Soon, mentorship project for teachers in Delhi civic body schools

Sukrita Baruah
The programme was introduced in Delhi government schools in 2016, and 200 teachers were selected for the job in over 1,000 schools.(Representational image)

Delhi’s civic body education system is working to develop a mentor-teacher programme along the lines of a system introduced in government schools a few years ago. Mentor-teachers are picked to train other teachers in teaching methodologies and pedagogy. The programme was introduced in Delhi government schools in 2016, and 200 teachers were selected for the job in over 1,000 schools.

The State Council of Education Research and Training (SCERT) has started training these selected teachers. “We have done some capacity building programmes with a group of around 130-140 teachers. We will also be sending them to schools in Singapore so they could learn innovative teaching practices. However, that is in the pipeline,” said Dr Sunita Kaushik, director, SCERT.

According to an official in the education department of the North MCD, they are also in talks with a software developer to collaborate over a teaching app to benefit all teachers under it. “The app already exists. It has all CBSE modules, along with reference material on how they should be taught to students. We are likely to finalise this tie-up soon. All our teachers will be required to download the app, but the training on how to utilise it...will be done through our mentor teachers,” said the official.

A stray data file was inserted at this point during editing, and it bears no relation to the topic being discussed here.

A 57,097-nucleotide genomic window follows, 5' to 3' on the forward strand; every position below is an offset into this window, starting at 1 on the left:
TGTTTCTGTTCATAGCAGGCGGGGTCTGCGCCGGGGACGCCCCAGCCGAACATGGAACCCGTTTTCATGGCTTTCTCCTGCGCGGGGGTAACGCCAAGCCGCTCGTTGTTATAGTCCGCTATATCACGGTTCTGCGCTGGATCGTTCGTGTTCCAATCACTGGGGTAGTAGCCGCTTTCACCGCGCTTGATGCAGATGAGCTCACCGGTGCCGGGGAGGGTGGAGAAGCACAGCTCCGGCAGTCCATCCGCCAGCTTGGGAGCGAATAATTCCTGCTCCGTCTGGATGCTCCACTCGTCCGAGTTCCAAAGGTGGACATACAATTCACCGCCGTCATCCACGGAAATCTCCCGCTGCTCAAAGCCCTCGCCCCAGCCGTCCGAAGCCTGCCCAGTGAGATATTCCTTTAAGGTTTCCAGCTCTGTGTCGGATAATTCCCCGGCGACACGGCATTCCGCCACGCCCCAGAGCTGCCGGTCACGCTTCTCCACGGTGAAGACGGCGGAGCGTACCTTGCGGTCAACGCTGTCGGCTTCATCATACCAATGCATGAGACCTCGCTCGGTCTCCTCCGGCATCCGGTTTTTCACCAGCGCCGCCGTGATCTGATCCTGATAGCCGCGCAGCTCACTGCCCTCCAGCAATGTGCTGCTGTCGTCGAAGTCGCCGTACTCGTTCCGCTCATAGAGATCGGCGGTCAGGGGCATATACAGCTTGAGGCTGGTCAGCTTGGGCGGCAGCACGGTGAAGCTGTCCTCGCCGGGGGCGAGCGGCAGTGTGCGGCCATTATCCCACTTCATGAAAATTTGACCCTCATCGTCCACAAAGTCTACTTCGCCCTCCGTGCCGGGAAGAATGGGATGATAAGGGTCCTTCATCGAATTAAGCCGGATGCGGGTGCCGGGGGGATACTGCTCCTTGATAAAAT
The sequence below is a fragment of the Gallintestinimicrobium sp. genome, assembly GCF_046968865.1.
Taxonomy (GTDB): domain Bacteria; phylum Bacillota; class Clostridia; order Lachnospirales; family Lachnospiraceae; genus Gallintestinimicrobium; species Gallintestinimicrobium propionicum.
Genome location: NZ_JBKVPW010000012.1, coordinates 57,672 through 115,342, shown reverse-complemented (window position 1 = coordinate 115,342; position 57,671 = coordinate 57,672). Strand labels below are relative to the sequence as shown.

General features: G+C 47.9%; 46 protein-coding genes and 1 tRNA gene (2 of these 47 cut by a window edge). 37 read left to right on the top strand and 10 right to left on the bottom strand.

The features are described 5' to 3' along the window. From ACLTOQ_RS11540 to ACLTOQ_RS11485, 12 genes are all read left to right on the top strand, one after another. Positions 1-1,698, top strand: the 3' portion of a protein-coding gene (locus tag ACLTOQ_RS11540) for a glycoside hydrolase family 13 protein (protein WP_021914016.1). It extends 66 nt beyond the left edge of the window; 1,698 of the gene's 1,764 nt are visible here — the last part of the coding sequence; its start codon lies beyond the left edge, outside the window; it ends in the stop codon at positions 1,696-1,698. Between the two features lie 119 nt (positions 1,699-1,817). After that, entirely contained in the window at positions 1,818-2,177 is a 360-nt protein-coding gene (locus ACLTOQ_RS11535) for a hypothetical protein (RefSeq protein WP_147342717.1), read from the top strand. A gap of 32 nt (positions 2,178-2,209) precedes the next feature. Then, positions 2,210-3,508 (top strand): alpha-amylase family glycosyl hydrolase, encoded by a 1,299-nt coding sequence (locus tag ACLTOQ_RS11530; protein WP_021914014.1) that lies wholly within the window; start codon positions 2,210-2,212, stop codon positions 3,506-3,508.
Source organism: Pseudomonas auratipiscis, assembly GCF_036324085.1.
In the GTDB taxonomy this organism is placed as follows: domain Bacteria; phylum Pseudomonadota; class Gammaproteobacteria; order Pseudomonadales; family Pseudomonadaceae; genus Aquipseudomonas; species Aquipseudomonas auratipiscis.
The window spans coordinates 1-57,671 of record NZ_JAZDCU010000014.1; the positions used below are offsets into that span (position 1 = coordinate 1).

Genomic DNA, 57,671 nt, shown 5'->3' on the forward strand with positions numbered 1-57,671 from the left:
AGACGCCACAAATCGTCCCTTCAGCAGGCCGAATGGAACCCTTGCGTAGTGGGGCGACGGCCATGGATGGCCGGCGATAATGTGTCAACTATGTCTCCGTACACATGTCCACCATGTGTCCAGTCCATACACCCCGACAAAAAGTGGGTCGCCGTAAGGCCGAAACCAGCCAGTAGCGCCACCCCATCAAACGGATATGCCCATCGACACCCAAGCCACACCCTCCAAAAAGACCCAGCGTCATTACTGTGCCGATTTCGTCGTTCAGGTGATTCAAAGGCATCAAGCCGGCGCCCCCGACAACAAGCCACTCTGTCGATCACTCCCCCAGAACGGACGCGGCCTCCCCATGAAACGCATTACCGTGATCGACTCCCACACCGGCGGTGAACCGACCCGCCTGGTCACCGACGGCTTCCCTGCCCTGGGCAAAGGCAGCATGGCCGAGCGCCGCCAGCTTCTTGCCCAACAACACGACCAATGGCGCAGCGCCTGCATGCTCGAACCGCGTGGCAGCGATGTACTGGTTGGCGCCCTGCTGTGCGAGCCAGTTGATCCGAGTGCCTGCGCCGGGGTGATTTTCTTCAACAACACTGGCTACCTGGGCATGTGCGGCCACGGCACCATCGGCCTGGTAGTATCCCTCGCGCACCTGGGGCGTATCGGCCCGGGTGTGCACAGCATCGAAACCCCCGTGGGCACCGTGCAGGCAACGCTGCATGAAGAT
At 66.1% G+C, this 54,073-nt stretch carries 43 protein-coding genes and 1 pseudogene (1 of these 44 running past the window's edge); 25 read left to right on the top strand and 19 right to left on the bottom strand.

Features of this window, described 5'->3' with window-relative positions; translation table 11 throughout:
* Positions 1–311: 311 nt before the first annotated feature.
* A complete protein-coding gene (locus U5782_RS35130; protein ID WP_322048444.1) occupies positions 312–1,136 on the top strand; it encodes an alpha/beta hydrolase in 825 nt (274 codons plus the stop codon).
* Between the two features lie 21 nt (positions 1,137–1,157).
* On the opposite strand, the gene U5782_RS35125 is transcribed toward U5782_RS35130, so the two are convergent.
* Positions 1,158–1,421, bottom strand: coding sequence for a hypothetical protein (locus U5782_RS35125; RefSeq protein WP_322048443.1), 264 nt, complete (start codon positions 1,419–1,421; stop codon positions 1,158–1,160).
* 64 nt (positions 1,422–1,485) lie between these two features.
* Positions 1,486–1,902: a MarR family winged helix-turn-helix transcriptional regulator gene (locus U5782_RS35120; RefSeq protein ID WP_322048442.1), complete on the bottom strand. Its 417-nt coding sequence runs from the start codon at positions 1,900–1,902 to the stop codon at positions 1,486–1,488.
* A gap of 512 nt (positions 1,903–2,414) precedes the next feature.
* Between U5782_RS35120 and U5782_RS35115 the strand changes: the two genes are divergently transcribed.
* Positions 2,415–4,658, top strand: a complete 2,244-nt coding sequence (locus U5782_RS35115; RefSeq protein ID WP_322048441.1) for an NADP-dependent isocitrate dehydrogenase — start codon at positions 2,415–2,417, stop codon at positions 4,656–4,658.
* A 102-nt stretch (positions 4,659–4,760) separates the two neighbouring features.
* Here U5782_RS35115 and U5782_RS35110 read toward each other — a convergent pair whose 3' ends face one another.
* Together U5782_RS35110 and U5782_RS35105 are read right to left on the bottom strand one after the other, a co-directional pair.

According to the official, the primary focus of the programme is to enable personalised teaching. “The most basic thing is the way of teaching. We have a big learning gap in our primary schools and we need to be equipped to teach accordingly,” the official said.

There are over 1,600 primary schools in the city being run by the North, East and South MCDs. Most of the students who complete primary-level education then move to Delhi government schools. The Delhi government has frequently pointed to the low levels of learning in MCD schools, claiming that this leads to a “learning backlog” in students.

“Around a lakh children leave MCD schools to enter other schools, which is why it is so important to address teaching-learning in them. Only after we address the gaps at the primary level can we address the elementary and secondary levels,” said Dr Kaushik.